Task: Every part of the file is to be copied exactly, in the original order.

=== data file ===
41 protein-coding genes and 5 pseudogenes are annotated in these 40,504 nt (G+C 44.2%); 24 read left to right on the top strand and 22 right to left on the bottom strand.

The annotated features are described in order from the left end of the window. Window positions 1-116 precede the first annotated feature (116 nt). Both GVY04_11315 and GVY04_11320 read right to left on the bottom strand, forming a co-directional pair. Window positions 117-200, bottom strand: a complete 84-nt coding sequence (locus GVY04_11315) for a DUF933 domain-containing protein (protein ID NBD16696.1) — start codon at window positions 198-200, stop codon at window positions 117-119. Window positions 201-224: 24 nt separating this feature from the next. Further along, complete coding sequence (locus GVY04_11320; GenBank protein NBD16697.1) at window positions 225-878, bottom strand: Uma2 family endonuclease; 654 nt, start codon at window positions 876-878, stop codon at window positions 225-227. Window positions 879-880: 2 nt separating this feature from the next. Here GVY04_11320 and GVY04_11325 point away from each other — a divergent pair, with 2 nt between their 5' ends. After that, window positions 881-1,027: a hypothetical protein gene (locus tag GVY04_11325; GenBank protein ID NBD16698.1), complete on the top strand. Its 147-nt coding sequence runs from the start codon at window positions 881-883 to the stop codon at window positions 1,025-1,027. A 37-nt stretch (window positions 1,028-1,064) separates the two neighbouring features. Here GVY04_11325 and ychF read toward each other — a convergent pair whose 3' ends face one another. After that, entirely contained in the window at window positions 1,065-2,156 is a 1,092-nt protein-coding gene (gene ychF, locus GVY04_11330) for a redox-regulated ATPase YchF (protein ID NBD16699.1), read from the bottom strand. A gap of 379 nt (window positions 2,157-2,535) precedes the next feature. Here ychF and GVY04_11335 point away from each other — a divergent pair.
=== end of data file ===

41 protein-coding genes and 5 pseudogenes are annotated in these 40,504 nt (G+C 44.2%); 24 read left to right on the top strand and 22 right to left on the bottom strand.

The annotated features are described in order from the left end of the window. Window positions 1-116 precede the first annotated feature (116 nt). Both GVY04_11315 and GVY04_11320 read right to left on the bottom strand, forming a co-directional pair. Window positions 117-200, bottom strand: a complete 84-nt coding sequence (locus GVY04_11315) for a DUF933 domain-containing protein (protein ID NBD16696.1) — start codon at window positions 198-200, stop codon at window positions 117-119. Window positions 201-224: 24 nt separating this feature from the next. Further along, complete coding sequence (locus GVY04_11320; GenBank protein NBD16697.1) at window positions 225-878, bottom strand: Uma2 family endonuclease; 654 nt, start codon at window positions 876-878, stop codon at window positions 225-227. Window positions 879-880: 2 nt separating this feature from the next. Here GVY04_11320 and GVY04_11325 point away from each other — a divergent pair, with 2 nt between their 5' ends. After that, window positions 881-1,027: a hypothetical protein gene (locus tag GVY04_11325; GenBank protein ID NBD16698.1), complete on the top strand. Its 147-nt coding sequence runs from the start codon at window positions 881-883 to the stop codon at window positions 1,025-1,027. A 37-nt stretch (window positions 1,028-1,064) separates the two neighbouring features. Here GVY04_11325 and ychF read toward each other — a convergent pair whose 3' ends face one another. After that, entirely contained in the window at window positions 1,065-2,156 is a 1,092-nt protein-coding gene (gene ychF, locus GVY04_11330) for a redox-regulated ATPase YchF (protein ID NBD16699.1), read from the bottom strand. A gap of 379 nt (window positions 2,157-2,535) precedes the next feature. Here ychF and GVY04_11335 point away from each other — a divergent pair.